“There is only one comprehensive energy bill that costs less to consumers, promotes a cleaner environment and will create tens of thousands of new jobs in every part of Illinois — that’s the Illinois Clean Jobs bill. Introduced by Sen. Don Harmon and Rep. Elaine Nekritz with bipartisan support, when fully implemented the Illinois Clean Jobs Bill will create 32,000 new clean energy jobs per year by growing renewable energy and raising energy efficiency while giving Illinois a greater set of tools to help consumers, including the option of market-based strategies to reduce carbon pollution.
“The Illinois Clean Jobs Bill sets a long-term clean energy policy that creates jobs — rather than sunsetting soon, missing opportunities to create jobs and raising the risk that consumers will again be asked to pay more in just a few short years.
“We look forward to reading Exelon’s proposed bill more closely. But mostly, we look forward to discussing this issue in the months ahead, and we will continue to urge lawmakers to join their colleagues from both parties who have sponsored the bipartisan Illinois Clean Jobs Bill to enhance our environment and to create 32,000 new jobs per year.”
The Illinois Clean Jobs Coalition is made up of Illinois businesses and organizations representing the state’s environmental, business and faith communities. Currently, more than 40 businesses and 28 organizations have formally joined the coalition to promote steps to improve the Illinois environment, help consumers, improve public health, and create tens of thousands of new jobs across the state.
FOR IMMEDIATE RELEASE Contact: David Jakubiak (312) 795-3713 or firstname.lastname@example.org
STATEMENT BY HOWARD A. LEARNER
Executive Director, Environmental Law & Policy Center
“PUCO’s decision today recognizes that consumers should not be forced to subsidize aging, polluting coal plants. That’s a win for Ohioans. We hope the Commission will continue to thoroughly scrutinize any future proposals to ensure that utilities don’t engage in self-dealing that forces customers to bailout plants that aren’t economically competitive. Let’s advance cleaner, more efficient energy sources.
“We believe that this ruling lays the groundwork for the Commission to reject similar proposals by FirstEnergy and Duke,” added Learner. “That said, we’ll continue our work to show that bailouts like this go against consumer interests and harm the environment. We hope that the Commission will apply the same thorough scrutiny to these pending cases as it did to AEP’s claims.”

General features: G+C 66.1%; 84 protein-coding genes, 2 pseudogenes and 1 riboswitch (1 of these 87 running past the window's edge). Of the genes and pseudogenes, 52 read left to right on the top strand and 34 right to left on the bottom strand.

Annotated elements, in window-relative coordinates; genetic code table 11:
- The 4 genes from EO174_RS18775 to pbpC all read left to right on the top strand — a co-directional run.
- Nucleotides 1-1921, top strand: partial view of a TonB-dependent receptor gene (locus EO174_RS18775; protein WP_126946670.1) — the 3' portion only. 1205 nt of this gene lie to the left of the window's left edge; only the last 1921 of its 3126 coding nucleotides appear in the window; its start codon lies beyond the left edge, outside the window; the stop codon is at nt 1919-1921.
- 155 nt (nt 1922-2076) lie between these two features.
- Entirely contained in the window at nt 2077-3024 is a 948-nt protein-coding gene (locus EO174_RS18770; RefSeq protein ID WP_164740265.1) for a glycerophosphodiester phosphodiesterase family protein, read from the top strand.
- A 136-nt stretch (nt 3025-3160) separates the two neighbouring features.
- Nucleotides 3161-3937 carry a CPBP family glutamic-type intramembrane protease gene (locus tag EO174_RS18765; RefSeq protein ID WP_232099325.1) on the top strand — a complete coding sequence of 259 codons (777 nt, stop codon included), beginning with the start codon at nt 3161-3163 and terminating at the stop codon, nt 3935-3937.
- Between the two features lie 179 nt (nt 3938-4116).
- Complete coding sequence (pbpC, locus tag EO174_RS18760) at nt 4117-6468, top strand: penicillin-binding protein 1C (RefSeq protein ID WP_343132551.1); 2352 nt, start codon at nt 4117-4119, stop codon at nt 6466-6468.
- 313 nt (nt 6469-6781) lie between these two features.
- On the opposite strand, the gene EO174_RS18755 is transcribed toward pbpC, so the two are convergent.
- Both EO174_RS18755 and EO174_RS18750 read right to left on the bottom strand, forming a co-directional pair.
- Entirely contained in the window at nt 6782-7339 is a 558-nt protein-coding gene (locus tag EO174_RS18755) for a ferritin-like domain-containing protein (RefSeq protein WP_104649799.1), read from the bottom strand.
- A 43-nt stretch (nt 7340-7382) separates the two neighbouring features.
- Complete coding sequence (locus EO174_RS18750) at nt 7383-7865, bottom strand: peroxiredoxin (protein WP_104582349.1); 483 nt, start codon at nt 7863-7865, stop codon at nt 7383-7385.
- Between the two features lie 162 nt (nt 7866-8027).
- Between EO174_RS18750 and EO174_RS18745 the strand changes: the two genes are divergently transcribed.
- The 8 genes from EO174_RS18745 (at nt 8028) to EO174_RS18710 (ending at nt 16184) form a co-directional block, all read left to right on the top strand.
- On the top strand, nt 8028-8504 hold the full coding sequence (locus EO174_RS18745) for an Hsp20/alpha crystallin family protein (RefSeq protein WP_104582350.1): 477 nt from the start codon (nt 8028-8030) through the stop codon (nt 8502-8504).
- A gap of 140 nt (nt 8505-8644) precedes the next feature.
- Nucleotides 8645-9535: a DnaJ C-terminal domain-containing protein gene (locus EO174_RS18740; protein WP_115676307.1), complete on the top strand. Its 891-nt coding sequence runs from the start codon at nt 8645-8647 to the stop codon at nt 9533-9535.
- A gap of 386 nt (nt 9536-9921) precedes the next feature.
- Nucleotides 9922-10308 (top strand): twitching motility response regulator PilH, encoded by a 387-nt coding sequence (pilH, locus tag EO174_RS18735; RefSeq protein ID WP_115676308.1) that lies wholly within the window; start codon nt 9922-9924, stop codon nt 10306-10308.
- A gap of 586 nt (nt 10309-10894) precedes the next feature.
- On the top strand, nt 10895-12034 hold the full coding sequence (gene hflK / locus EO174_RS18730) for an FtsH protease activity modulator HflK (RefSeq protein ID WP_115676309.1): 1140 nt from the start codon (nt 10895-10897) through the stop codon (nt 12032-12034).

FOR IMMEDIATE RELEASE Contact: David Jakubiak, Environmental Law & Policy Center, 312.795.3713 or DJakubiak@elpc.org
ELPC finds almost 7,000 working in wind, solar supply chain companies
MADISON – More than 500 Wisconsin companies serve wind power and solar energy markets, providing jobs to people across the state who are manufacturing, financing, designing, engineering, installing and maintaining renewable energy projects here and across the region, a study released Wednesday by the Environmental Law & Policy Center found.
“Our supply chain report provides numerous examples of new and existing businesses finding new growth opportunities from renewable energy, from Milwaukee to Prairie du Chien to Green Bay to Superior,” said Andy Olsen, Senior Policy Advocate in ELPC’s Madison office. “Wisconsin has a strong manufacturing base and well-trained workforce that can export renewable energy products to a world that wants more clean energy with each passing year.”
The report was developed through an analysis of data from several industry groups. The companies were then individually contacted to confirm their supply chain role. In addition to the wide breadth of businesses captured in the report, the findings also offer insights into the types of businesses driving Wisconsin’s growing renewable energy sector. For example, the average size of a renewable energy supply chain business in Wisconsin is 12.5 people. A forthcoming analysis of Illinois’ supply chain found companies there employing, on average, almost 50 people.
“Wisconsin’s renewable energy economy is driven by small businesses spread across the state, rather than by a few very large employers,” said John Paul Jewell, Research Coordinator at ELPC.
The report identified 316 companies involved in Wisconsin’s solar energy supply chain and more than 230 companies involved in the state’s wind power supply chain. The companies provide many local stories across the state.
For businesses involved in the installation and construction of wind and solar projects, a thriving supply chain sector means increased economic activity within Wisconsin, but it also signals a shift to modern, reliable, more cost-effective electric supply.
“SunVest and other Wisconsin businesses in the renewable energy industry are working hard to innovate and develop new technologies to bring our energy costs down,” said Matt Neumann, President of SunVest Solar Inc. of Pewaukee. “Wisconsin’s energy costs have increased at 2.5 times the rate of inflation for the last 10 years — it’s time to consider policy that supports new technologies with the hope of a less expensive energy future for our State.”